Subject: Re: Low cost air tickets
<< I often read about agencyes on the net that they sell low fare fly tickets. My question is they are really convenient ? Is it safety buy by credit cards tickets on line ? Are there not declared extra charge, >>

Hi, Marco - my reply is written with the bias of someone who has been a travel counselor for 16 years, so know that up front. There are reputable discount ticket sellers on the internet, and there are unreputable ones. There are ones that give you exactly what you expect to get, others that rip you off or go bankrupt before you get your tickets. The question is -- how do you as the consumer know which is which? As a travel counselor, I usually hear the bad stories, because it is to people like me that people turn saying Please help me! once things go wrong. I know there are many other times that things work out great, but I assure you that there are horror stories. The only things that you sometimes don't get with a discounted ticket would be the ability to get seats assigned ahead of time, or credit for a frequent flier mileage program. Otherwise, once you have a ticket, yes, you get the meals, etc. just like other passengers. Important to know is that most every U.S. travel agency uses consolidators/discounters to purchase tickets for clients, and have done so for many years. I always check several of about eight companies that I have found entirely reputable and reliable over a period of years. I will not trust my client's money to any company that I do not have prior personal experience with and know to be legitimate. So, my point is, don't think your only alternatives are either an internet discounter or a regular travel agency ticket: travel agencies use discounters, too, but are in a position to know more about them than an average consumer can. And, I must add, often a regular ticket through a travel agency comes out to cost less than what either the agency or the traveler could get through a discounter.

Whether European travel agencies use consolidators/discounters, I do not know.

Things to make sure of if you deal directly with a consolidator/discounter - either by telephone or email: * Verify that the ticket price quoted is roundtrip. * Verify that the ticket price quoted includes the tax and any other fees, such as an extra charge for using a credit card. Often the price quoted is simply the base rate, and taxes, etc. can add $ 70-100. Many companies add a 3% charge for using a credit card. * You should be told what airline and what specific flights you are booked on. Ask also for a record locator, which the computer generates. Ask for a fax of the itinerary to be sent to you. * Ask whether you can get pre-assigned seats, and whether you get frequent flier mileage credit, if those things are important to you. * Ask many questions about the company: how long in business? where located? how long has the person you are talking to worked there? is the company bonded and insured? does your money go into a trust fund until after you have used the ticket? * Ask how long the ticket can be held - the companies that I deal with will hold the booking for 7 days without payment. * Ask when you will receive the ticket; answer should be very soon after you pay for it. *Very important: ask what the cancellation and change penalties are in case you unexpectedly have to cancel or change.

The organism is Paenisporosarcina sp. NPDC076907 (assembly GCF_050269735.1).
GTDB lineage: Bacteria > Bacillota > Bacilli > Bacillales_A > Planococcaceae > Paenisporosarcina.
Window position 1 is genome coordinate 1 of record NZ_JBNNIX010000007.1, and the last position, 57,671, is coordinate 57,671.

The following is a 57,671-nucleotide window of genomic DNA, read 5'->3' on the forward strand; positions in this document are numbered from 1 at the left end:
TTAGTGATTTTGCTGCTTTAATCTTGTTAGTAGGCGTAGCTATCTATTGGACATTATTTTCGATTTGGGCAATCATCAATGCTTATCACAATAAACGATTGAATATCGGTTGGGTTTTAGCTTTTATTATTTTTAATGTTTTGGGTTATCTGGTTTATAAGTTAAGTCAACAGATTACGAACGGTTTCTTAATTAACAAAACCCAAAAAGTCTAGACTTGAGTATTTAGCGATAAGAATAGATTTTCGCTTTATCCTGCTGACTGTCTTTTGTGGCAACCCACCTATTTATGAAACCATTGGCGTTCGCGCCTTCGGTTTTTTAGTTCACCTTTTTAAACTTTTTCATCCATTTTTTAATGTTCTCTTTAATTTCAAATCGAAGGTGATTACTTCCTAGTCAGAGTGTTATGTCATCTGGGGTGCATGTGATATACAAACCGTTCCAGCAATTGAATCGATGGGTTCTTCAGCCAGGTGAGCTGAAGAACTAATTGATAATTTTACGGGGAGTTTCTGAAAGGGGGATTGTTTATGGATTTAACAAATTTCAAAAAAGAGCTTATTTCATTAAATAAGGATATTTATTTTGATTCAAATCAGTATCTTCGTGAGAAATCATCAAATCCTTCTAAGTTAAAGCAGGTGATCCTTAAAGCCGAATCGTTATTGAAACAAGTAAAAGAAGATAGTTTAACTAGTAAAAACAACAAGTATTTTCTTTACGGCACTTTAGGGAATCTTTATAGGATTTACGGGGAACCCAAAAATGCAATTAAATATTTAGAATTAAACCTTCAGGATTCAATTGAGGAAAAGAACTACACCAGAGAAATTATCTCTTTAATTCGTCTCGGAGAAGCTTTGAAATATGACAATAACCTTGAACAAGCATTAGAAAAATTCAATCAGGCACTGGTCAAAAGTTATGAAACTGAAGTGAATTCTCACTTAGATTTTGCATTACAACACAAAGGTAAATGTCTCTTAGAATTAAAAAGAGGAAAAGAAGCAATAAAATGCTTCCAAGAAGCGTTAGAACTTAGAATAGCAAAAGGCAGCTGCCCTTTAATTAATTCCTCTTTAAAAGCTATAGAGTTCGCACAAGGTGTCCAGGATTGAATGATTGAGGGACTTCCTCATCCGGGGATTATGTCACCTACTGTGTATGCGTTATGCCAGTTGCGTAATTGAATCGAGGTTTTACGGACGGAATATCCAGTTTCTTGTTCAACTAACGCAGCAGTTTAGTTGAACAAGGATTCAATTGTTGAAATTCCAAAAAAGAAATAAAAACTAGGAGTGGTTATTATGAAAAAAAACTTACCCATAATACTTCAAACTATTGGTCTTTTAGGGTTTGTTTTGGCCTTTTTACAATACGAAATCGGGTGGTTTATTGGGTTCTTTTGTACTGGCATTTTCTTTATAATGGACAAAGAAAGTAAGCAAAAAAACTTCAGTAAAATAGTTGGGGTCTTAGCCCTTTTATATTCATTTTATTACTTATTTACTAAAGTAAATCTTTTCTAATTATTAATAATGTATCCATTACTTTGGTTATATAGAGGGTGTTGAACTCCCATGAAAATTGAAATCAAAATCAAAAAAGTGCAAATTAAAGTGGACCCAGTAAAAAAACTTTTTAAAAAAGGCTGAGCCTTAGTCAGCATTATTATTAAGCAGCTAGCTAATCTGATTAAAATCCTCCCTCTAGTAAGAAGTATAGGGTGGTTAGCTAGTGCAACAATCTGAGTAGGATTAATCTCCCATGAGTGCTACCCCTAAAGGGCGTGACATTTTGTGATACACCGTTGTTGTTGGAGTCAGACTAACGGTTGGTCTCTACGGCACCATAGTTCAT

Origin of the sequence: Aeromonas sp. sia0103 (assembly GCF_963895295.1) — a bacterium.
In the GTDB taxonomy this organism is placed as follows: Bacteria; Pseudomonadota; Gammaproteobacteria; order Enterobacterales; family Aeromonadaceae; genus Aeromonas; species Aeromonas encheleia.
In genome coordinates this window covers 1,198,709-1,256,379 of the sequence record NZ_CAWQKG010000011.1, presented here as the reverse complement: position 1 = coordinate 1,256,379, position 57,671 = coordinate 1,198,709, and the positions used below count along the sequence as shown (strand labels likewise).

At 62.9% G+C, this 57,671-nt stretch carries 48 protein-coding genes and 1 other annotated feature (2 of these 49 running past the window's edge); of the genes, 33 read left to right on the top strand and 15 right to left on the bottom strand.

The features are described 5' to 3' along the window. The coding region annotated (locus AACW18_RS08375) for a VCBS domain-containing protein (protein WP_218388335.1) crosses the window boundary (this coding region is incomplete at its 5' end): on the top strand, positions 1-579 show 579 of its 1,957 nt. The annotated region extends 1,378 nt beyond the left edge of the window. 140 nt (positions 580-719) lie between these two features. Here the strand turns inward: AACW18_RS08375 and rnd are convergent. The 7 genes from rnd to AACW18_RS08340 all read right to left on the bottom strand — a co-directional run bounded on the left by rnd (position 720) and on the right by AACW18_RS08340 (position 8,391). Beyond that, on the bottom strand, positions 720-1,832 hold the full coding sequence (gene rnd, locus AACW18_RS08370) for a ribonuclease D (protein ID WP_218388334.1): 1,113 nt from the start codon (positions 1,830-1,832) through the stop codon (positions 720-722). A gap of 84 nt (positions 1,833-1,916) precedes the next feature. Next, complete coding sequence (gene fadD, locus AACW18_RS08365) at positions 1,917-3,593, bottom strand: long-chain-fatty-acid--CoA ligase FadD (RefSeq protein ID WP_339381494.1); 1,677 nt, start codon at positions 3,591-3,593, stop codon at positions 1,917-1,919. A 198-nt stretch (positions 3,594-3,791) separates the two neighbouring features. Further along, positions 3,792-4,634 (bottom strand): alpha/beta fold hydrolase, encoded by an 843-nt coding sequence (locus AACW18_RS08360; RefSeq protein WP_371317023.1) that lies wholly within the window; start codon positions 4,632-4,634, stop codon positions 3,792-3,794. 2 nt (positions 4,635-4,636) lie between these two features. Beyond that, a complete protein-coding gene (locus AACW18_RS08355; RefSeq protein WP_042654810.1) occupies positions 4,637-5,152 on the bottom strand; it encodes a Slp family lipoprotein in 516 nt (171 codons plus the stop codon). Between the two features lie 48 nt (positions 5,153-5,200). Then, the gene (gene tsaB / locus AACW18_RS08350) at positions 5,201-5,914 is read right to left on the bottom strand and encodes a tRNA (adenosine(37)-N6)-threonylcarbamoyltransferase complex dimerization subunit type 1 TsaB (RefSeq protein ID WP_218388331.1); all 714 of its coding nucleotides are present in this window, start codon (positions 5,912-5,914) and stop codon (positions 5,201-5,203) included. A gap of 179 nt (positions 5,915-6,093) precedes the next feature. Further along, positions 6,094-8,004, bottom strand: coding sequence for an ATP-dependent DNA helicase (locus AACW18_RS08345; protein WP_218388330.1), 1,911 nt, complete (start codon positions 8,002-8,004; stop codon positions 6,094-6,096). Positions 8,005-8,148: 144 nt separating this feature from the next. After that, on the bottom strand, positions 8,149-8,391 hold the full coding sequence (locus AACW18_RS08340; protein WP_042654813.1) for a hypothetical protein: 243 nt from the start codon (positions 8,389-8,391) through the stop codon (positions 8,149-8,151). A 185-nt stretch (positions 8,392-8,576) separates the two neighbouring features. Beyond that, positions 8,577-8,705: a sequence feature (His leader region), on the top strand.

I hope this information is helpful, and wish I knew more about how the system works from the European side. Best wishes.

Sally Watkins